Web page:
Every time I see or read in the news that someone has lost his or her home to fire or needs a life-saving operation that costs money, I want to help. If friends need something, I want to help.
Newsflash: I can’t fix everything in the world. Superwoman I am not and I don’t think anyone is.
This wanting to help goes back to my childhood. I remember one of my best friends injured her arm. Her older brother was chasing her around their house and when she got to the front door she shoved her arm through the glass. I sat on my veranda and looked over to their house where she was playing and could see her arm in a sling. I wanted to go over to comfort her but being shy I didn’t know how and didn’t have the nerve to do so. So I sat in the Muskoka chair and tried to will my comfort through the air across the street to my friend.
The other motivation was a fairy tale about the little match girl? Anybody remember that story by Hans Christen Anderson? Animated films about the story have been made and a version appears on You Tube http://www.youtube.com/watch?v=EYmKb_8y96E
In this classic story, a little girl is selling matches in the cold on New Year’s Eve and not doing well at it. She is afraid to go home because her father will be angry if she hasn’t sold any matches. She envisions her dead grandmother who is the only familymember who treated her decently. The kicker is the little girl freezes in the cold overnight and dies.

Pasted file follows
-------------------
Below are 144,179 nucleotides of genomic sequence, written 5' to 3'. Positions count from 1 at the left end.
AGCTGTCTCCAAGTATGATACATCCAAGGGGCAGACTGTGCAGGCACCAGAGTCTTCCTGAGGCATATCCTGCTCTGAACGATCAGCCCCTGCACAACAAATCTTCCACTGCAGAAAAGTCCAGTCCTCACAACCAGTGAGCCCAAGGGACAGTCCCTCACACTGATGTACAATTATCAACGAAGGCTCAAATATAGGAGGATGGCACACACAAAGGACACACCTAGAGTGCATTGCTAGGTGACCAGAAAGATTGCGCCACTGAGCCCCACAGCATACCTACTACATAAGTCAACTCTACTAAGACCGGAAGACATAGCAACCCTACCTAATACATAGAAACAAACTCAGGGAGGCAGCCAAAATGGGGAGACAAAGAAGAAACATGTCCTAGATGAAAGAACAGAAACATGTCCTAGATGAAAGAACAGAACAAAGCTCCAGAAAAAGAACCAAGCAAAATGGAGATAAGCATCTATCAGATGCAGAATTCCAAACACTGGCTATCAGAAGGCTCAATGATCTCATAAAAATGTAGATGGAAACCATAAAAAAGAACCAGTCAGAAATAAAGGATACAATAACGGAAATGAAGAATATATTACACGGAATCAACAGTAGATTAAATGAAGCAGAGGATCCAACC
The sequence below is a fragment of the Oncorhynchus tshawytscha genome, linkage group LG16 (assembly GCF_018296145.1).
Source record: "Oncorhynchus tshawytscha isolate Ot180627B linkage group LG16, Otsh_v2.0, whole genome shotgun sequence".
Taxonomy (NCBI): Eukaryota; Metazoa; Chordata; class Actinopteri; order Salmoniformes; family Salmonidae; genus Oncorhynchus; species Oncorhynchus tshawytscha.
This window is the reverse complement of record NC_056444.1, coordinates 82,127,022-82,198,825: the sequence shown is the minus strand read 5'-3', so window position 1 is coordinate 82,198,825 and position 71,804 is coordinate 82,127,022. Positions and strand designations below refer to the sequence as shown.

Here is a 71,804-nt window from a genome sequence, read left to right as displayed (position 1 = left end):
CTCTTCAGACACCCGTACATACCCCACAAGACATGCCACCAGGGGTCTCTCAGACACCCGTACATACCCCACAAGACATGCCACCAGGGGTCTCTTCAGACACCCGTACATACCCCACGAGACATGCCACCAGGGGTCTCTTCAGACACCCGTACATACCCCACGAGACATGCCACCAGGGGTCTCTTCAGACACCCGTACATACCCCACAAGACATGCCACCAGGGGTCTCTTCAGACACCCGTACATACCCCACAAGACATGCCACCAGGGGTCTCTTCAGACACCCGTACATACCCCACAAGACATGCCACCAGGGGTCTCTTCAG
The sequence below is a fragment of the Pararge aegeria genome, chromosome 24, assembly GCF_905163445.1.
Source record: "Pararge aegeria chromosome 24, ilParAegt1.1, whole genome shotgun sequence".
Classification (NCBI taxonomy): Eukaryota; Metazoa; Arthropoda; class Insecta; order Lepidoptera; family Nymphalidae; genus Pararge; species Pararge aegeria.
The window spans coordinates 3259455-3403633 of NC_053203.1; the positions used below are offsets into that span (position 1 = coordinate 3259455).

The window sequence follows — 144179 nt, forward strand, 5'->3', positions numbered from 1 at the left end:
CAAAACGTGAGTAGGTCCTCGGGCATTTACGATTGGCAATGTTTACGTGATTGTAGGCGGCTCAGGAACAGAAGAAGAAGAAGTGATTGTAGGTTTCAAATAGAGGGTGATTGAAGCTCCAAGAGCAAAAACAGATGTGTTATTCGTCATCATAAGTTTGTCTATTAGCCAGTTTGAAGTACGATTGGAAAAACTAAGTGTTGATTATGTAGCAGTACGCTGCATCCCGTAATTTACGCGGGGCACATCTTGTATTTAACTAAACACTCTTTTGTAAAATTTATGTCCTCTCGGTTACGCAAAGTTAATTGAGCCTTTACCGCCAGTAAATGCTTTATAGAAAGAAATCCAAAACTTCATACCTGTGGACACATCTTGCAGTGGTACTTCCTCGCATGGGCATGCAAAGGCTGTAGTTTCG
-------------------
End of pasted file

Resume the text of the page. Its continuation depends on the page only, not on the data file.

That one will get you wanting to help others.
There’s only one problem. I can’t fix everyone’s problems; I have neither the time nor the money. When I try to, I jump all over the place and end up resenting it. So, I’m learning to focus on one area where I am good at helping others – with their writing. It’s why I continue running the East End Writers’ Group (writing critique) in the east end (where else?) of Toronto. It’s what I do in my writing, editing and writing instructing business. It’s also what I do on my author blog at http://sharonacrawfordauthor.com/.
And while doing this I learn a lot from other writers – whether veteran writers or aspiring writers.
A lesson lurks in there somewhere – focus in one area to help others (and I don’t mean forget your family if they aren’t the big focus), and learn from those you help. It’s a two-way street.
Sharon A. Crawford